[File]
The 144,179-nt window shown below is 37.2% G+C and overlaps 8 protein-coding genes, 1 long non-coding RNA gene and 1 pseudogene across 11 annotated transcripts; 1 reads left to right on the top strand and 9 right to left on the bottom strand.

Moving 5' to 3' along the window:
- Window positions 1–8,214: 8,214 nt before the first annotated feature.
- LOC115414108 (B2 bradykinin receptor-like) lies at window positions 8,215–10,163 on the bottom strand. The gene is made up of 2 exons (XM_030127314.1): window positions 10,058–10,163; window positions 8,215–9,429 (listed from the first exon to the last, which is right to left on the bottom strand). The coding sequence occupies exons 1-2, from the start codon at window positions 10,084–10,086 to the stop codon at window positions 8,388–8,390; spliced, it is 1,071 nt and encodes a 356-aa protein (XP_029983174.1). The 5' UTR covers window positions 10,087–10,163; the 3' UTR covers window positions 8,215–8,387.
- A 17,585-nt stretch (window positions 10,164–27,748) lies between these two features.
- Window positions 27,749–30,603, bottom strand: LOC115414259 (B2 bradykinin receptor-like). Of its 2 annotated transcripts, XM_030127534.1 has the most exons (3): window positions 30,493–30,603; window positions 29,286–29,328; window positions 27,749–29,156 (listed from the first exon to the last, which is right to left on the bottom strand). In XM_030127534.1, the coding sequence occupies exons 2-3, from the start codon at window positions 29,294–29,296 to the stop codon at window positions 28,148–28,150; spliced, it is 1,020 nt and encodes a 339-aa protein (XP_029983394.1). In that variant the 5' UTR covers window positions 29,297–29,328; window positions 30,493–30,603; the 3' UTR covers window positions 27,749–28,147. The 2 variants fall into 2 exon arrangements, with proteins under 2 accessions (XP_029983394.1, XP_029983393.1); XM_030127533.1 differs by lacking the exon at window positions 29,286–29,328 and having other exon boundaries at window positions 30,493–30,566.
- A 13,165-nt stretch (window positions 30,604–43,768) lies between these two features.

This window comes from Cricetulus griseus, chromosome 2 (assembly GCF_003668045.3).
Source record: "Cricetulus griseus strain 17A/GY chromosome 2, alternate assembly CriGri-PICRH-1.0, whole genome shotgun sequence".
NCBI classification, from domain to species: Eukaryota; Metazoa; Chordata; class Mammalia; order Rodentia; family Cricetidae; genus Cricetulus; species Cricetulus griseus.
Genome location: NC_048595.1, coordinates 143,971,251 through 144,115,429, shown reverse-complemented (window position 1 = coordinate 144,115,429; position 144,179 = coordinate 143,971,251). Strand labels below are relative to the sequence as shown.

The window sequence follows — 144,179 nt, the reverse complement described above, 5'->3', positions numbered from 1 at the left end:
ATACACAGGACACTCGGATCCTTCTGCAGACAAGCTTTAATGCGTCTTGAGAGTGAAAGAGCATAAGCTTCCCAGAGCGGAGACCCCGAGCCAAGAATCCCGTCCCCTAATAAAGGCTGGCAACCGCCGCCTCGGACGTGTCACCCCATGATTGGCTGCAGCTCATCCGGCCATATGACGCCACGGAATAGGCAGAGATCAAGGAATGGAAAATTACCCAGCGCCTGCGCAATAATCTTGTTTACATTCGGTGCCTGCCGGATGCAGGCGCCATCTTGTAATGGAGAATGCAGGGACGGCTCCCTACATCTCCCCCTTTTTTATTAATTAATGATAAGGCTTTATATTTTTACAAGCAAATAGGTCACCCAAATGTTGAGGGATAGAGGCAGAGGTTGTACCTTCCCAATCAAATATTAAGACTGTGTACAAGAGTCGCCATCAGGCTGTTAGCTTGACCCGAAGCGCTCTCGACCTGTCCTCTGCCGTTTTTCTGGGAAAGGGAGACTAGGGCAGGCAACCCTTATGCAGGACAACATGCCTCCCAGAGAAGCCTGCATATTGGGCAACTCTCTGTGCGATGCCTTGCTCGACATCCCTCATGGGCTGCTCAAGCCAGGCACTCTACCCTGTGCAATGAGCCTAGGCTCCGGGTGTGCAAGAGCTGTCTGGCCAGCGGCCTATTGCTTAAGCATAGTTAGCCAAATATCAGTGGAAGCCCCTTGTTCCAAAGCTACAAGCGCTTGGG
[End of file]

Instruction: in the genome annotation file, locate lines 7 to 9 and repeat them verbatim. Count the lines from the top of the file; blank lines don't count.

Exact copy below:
- A 13,165-nt stretch (window positions 30,604–43,768) lies between these two features.

This window comes from Cricetulus griseus, chromosome 2 (assembly GCF_003668045.3).
Source record: "Cricetulus griseus strain 17A/GY chromosome 2, alternate assembly CriGri-PICRH-1.0, whole genome shotgun sequence".